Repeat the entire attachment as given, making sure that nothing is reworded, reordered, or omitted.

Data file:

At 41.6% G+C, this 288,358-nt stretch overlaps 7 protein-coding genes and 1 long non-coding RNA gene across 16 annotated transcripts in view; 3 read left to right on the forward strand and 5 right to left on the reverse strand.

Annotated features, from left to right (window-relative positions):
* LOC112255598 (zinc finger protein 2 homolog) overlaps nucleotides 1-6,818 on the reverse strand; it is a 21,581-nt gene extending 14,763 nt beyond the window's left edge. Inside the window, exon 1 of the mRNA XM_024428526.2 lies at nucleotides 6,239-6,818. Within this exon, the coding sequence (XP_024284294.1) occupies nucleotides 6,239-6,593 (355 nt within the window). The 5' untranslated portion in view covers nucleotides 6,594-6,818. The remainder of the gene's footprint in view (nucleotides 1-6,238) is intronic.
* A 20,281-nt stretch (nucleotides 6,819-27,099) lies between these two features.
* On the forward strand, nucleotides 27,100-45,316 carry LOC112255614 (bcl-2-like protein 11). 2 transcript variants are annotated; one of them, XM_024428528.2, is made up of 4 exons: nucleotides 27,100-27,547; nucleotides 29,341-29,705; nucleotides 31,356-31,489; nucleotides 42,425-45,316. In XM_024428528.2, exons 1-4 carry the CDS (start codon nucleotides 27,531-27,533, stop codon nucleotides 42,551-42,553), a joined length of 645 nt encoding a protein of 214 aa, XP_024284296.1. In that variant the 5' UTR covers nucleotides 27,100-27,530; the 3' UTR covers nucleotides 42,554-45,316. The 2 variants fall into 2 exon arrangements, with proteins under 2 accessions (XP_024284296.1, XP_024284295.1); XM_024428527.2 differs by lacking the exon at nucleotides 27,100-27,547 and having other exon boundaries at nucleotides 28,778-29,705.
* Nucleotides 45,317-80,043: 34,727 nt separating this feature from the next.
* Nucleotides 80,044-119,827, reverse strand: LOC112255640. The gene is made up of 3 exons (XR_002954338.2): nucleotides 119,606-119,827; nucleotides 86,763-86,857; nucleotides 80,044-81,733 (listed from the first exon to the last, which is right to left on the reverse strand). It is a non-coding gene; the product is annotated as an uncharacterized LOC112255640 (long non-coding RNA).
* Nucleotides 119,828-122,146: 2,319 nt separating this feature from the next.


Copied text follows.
At 41.6% G+C, this 288,358-nt stretch overlaps 7 protein-coding genes and 1 long non-coding RNA gene across 16 annotated transcripts in view; 3 read left to right on the forward strand and 5 right to left on the reverse strand.

Annotated features, from left to right (window-relative positions):
* LOC112255598 (zinc finger protein 2 homolog) overlaps nucleotides 1-6,818 on the reverse strand; it is a 21,581-nt gene extending 14,763 nt beyond the window's left edge. Inside the window, exon 1 of the mRNA XM_024428526.2 lies at nucleotides 6,239-6,818. Within this exon, the coding sequence (XP_024284294.1) occupies nucleotides 6,239-6,593 (355 nt within the window). The 5' untranslated portion in view covers nucleotides 6,594-6,818. The remainder of the gene's footprint in view (nucleotides 1-6,238) is intronic.
* A 20,281-nt stretch (nucleotides 6,819-27,099) lies between these two features.
* On the forward strand, nucleotides 27,100-45,316 carry LOC112255614 (bcl-2-like protein 11). 2 transcript variants are annotated; one of them, XM_024428528.2, is made up of 4 exons: nucleotides 27,100-27,547; nucleotides 29,341-29,705; nucleotides 31,356-31,489; nucleotides 42,425-45,316. In XM_024428528.2, exons 1-4 carry the CDS (start codon nucleotides 27,531-27,533, stop codon nucleotides 42,551-42,553), a joined length of 645 nt encoding a protein of 214 aa, XP_024284296.1. In that variant the 5' UTR covers nucleotides 27,100-27,530; the 3' UTR covers nucleotides 42,554-45,316. The 2 variants fall into 2 exon arrangements, with proteins under 2 accessions (XP_024284296.1, XP_024284295.1); XM_024428527.2 differs by lacking the exon at nucleotides 27,100-27,547 and having other exon boundaries at nucleotides 28,778-29,705.
* Nucleotides 45,317-80,043: 34,727 nt separating this feature from the next.
* Nucleotides 80,044-119,827, reverse strand: LOC112255640. The gene is made up of 3 exons (XR_002954338.2): nucleotides 119,606-119,827; nucleotides 86,763-86,857; nucleotides 80,044-81,733 (listed from the first exon to the last, which is right to left on the reverse strand). It is a non-coding gene; the product is annotated as an uncharacterized LOC112255640 (long non-coding RNA).
* Nucleotides 119,828-122,146: 2,319 nt separating this feature from the next.